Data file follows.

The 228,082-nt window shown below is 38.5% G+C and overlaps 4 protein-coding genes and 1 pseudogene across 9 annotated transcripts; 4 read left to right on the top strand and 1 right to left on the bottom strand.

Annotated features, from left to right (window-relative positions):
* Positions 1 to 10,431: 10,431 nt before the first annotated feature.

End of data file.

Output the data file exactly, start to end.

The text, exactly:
The 228,082-nt window shown below is 38.5% G+C and overlaps 4 protein-coding genes and 1 pseudogene across 9 annotated transcripts; 4 read left to right on the top strand and 1 right to left on the bottom strand.

Annotated features, from left to right (window-relative positions):
* Positions 1 to 10,431: 10,431 nt before the first annotated feature.